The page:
by Dr. Kayla Causey

This week we welcomed three separate classes from Wood Canyon Elementary aboard the Ocean Adventure. The winds made the trips very exciting!

Our first class was Ms. Dockin’s 5th grade. These students were an excellent, attentive group of scholars, and it was a pleasure to have them aboard. We shoved off from the dock a little before 10:30 (the bus was running late, as things go) just after high tide, with a sea surface temp. of 55 degrees Fahrenheit. The water had cooled slightly from the weekend rain. We had smooth seas and clear skies, which made it easy to spot some dolphins fairly quickly.

We caught up to the common dolphins at 10:34 in about 25 fathoms of water. There were approximately 500 dolphins in this large pod, and they were spread out in “rank” formation, meaning swimming side by side. It appeared they were foraging or herding a school of fish for their next meal. The dolphins traveled up coast, and we stayed with them for about 16 minutes before circling back to search for a gray whale.

It’s the time of year when gray whale mom’s (called “cows”) pass through Dana Point with their newborn calves as they make their way back North to the Alaskan feeding grounds for the summer. Cow/calf pairs usually travel in shallow waters to avoid predators and to make nursing easier. So we made our way down the coast in shallower water, hoping to intercept a northbound pair. Sure enough, by 11:26, we spotted two spouts. Two gray whales, a cow and calf, were making their way up the coast, moving slowly through the kelp. The whales were in 7 fathoms (42 ft. of water) and moving slowly, at about 3.89 mph. We observed them for 5 breathing cycles. Their pattern of breathing was consistent with traveling behavior. They took an average of 2 breaths at the surface, making shallow short duration (~20 seconds) dives in between, before descending on a longer dive that lasted an average of 1 minute, 37 seconds. We noted that they slowed down at one point, and this also seemed to be their longest dive (2 minutes, 9 seconds).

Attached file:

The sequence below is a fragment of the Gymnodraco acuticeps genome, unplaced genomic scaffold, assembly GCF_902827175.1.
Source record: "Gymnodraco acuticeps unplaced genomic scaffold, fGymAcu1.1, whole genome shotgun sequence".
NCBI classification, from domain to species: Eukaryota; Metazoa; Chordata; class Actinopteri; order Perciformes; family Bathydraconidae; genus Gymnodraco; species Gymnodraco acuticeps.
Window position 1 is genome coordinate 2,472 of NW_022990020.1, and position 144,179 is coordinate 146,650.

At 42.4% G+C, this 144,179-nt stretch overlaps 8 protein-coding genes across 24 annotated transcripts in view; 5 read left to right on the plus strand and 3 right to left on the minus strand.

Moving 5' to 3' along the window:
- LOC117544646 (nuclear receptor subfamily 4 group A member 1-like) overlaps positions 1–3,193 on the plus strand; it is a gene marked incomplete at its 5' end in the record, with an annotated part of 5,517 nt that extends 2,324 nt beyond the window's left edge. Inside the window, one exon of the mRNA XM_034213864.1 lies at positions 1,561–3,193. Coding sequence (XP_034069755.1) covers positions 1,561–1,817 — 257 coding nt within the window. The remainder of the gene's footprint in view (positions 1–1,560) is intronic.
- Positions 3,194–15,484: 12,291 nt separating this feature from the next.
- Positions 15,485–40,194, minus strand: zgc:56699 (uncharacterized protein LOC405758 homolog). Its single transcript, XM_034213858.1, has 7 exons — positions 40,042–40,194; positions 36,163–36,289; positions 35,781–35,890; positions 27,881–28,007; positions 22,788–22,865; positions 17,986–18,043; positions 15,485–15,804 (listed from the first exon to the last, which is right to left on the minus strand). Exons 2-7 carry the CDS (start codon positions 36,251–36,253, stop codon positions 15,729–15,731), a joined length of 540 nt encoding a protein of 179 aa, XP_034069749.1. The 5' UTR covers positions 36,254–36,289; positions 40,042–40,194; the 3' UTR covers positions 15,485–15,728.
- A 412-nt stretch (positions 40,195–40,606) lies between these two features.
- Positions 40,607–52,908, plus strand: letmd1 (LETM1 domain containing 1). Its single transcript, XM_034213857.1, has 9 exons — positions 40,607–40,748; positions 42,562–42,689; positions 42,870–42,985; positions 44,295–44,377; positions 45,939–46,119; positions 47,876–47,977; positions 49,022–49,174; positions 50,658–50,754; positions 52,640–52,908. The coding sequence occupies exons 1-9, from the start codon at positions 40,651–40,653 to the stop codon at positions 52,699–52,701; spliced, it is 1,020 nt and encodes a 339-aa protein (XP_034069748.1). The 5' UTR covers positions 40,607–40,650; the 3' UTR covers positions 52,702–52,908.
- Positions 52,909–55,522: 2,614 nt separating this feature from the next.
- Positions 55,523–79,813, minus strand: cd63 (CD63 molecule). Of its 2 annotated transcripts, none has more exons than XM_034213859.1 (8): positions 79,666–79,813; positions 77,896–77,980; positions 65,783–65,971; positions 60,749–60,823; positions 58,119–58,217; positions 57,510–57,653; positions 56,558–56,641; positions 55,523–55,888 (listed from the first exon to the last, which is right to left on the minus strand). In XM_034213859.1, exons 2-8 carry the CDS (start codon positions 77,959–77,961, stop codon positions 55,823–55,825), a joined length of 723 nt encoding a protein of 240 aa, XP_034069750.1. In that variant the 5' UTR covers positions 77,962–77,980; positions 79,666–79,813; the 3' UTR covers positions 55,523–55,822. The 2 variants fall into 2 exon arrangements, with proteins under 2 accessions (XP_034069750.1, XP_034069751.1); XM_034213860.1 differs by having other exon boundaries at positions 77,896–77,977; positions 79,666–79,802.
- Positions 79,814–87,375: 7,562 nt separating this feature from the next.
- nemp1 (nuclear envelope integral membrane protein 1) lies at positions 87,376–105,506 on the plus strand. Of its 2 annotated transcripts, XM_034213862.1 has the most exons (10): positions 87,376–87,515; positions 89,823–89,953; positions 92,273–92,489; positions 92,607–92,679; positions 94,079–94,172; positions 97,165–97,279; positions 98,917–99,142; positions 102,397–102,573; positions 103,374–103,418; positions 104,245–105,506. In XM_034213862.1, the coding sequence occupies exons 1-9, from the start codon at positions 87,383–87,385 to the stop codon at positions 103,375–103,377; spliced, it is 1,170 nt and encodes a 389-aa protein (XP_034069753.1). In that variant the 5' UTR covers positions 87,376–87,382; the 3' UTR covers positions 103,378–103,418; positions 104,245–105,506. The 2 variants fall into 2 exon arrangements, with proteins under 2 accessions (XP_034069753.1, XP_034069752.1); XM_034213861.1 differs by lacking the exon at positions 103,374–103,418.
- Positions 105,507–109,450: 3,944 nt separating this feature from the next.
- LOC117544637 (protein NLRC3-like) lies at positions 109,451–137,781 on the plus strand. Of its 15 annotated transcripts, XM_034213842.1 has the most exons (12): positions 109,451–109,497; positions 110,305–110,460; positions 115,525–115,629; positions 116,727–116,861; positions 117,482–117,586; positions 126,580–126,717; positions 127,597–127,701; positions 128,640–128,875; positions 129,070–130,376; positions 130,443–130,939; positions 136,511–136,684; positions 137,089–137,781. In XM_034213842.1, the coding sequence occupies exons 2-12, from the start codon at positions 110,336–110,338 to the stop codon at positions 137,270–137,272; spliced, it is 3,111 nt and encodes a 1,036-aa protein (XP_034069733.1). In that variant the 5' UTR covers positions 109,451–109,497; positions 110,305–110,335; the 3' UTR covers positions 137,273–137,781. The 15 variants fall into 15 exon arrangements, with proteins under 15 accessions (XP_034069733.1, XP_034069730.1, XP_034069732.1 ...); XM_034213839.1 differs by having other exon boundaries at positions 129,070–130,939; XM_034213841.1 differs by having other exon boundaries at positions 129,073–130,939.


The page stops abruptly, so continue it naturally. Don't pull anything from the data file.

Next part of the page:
We stayed with these whales until 11:40, at which point it was time to head back to the dock. It was great to have the opportunity to show the scholars a cow and her calf.

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